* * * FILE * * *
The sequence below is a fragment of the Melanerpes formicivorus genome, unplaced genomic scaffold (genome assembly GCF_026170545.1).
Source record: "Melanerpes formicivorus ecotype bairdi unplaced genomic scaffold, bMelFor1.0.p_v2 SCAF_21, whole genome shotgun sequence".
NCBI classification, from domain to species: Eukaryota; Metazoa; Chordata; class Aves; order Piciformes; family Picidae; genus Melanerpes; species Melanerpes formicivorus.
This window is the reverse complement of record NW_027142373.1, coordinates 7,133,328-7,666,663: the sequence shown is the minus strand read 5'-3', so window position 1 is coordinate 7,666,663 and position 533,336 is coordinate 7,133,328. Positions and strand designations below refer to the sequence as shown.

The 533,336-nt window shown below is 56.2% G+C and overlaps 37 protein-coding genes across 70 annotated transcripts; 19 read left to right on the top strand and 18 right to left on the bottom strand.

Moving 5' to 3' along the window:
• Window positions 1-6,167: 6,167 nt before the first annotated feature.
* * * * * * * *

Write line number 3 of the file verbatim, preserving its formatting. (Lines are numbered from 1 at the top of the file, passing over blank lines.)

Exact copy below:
NCBI classification, from domain to species: Eukaryota; Metazoa; Chordata; class Aves; order Piciformes; family Picidae; genus Melanerpes; species Melanerpes formicivorus.